In cinema, few things get the adrenaline going better than a well-choreographed fight sequence.
Back in the days of Golden Age Hollywood, fights usually consisted of the hero punching the villain harder than he was punched.
These days, fight scenes are more sophisticated, intricate, and complex. And it's all thanks to improved fight designs!
Here are our picks for the best movie fight scenes with excellent choreography that really stand out.
10. The Alley Fight Scene (They Live)
Director John Carpenter made one of the most iconic films of the 1980s when he made They Live, an allegorical sci-fi horror movie that critiques the dangers of extreme capitalism.
However, just because it has commentary doesn't mean he skimped on the action. In fact, They Live features one of the most entertaining brawl scenes in cinema history.
As our protagonist Nada (Roddy Piper) is attempting to convince a fellow construction worker (Norman Alden) that the world is run by malicious aliens, neither wants to capitulate.
The solution? A heavy, well-choreographed punch-up. And why not? Roddy Piper was, after all, a famous WWF star! Carpenter allowed the duo to produce their own fighting sequence—and they delivered!
9. The Street Fight Scene (Captain America: The Winter Soldier)
Before we knew who the Winter Soldier really was, we only knew him as the knife-flipping badass that stood his ground against Captain America—something we hadn't seen up to that point.
After Black Widow takes a bullet, it looks as though it's over for her as the Winter Soldier closes in. But Steve Rogers saves the day just in time, even if he almost loses his own head.
The technical, strategic fight may be over-the-top at times, but once you remember that they're all superheroes, you can appreciate it for what it is: a superbly crafted fight between top spies.
If you ask me, this fight scene from Captain America: The Winter Soldier is the best fight scene in the whole Marvel Cinematic Universe.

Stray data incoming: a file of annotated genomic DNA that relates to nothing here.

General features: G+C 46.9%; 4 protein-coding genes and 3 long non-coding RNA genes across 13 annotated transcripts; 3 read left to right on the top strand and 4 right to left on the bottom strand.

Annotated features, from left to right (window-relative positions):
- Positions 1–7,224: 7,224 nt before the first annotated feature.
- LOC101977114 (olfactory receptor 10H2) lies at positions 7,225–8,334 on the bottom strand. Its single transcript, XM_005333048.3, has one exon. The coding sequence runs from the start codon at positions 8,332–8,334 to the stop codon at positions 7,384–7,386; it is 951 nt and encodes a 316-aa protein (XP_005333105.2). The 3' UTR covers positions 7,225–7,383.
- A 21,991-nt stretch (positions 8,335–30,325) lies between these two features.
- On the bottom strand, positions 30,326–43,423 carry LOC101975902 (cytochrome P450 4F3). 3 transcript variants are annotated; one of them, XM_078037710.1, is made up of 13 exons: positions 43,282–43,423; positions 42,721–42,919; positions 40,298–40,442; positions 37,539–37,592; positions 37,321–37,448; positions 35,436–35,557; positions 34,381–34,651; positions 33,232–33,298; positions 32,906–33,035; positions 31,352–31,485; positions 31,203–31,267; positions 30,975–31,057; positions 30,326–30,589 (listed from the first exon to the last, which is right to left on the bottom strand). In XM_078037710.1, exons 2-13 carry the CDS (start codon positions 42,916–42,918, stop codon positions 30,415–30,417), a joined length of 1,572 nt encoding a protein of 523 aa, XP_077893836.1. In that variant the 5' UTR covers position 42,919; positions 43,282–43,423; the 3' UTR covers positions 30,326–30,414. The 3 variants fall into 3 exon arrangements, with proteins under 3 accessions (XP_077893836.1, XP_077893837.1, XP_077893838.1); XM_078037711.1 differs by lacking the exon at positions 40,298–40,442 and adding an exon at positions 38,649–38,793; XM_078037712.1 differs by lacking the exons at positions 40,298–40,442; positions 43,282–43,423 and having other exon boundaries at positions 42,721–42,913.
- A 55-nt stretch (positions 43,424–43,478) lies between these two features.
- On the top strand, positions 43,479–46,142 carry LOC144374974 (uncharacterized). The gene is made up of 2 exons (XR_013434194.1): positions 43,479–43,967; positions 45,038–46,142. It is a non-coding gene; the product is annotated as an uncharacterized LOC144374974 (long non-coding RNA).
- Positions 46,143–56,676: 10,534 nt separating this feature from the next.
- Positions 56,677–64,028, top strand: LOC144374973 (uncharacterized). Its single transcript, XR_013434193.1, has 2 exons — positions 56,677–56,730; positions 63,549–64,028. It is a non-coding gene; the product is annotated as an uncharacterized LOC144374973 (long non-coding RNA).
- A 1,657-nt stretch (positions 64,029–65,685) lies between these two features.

8. The Church Fight Scene (Kingsman: The Secret Service)
After watching this scene from Kingsman: The Secret Service, who could ever listen to Lynyrd Skynyrd's "Free Bird" the same way again?
With this awesome and iconic fight sequence, director Matthew Vaughn created one of the most high-octane, fast-paced, and frenetically edited fight scenes in movie history.
With the pumping guitar solo in the background, we watch as secret agent Harry Hart (Colin Firth) jumps over pews, sidesteps knife-wielding baddies, and uses any weapon at his disposal.
With a big budget of almost $100 million, why not make something memorable? And that's exactly what Matthew Vaughn did.
7. The Armory Fight Scene (John Wick: Chapter 3 – Parabellum)
John Wick has participated in his fair share of impressive fist-fights, using judo throws to send his opponents flying and taekwondo kicks to knock them senseless.
But in the armory in John Wick: Chapter 3 – Parabellum, his fight was nothing more than a battle for survival. While the John Wick franchise made a name for its style, it isn't always so classy.
Here, John Wick finds himself trapped in an armory, and as soon as they all realize they can be using knives, axes, and swords instead of their fists, the intensity is immediately dialed up to eleven.
The John Wick franchise rejuvenated the action genre in many ways, and this fight sequence is just one of the many bits of proof. Get ready for some of the most impressive fight stunts of the last ten years.
6. The Crazy 88 Fight Scene (Kill Bill: Vol. 1)
Quentin Tarantino is over the top in most things that he does, and action is no exception. In Kill Bill: Vol 1, we open with a fantastic fight starring Uma Thurman and Vivica A. Fox.
However, it's the fight later on that gets our attention today. Just as The Bride has finally tracked down O-Ren Ishii, she's forced to deal with a swarm of 88 katana-wielding henchmen called The Crazy 88.
And because it's Tarantino, there's a lot of blood—so much that it even seems comical at times. (The amount of blood in this sequence is so excessive that Tarantino was forced to make part of it black-and-white in order to avoid an NC-17 rating!)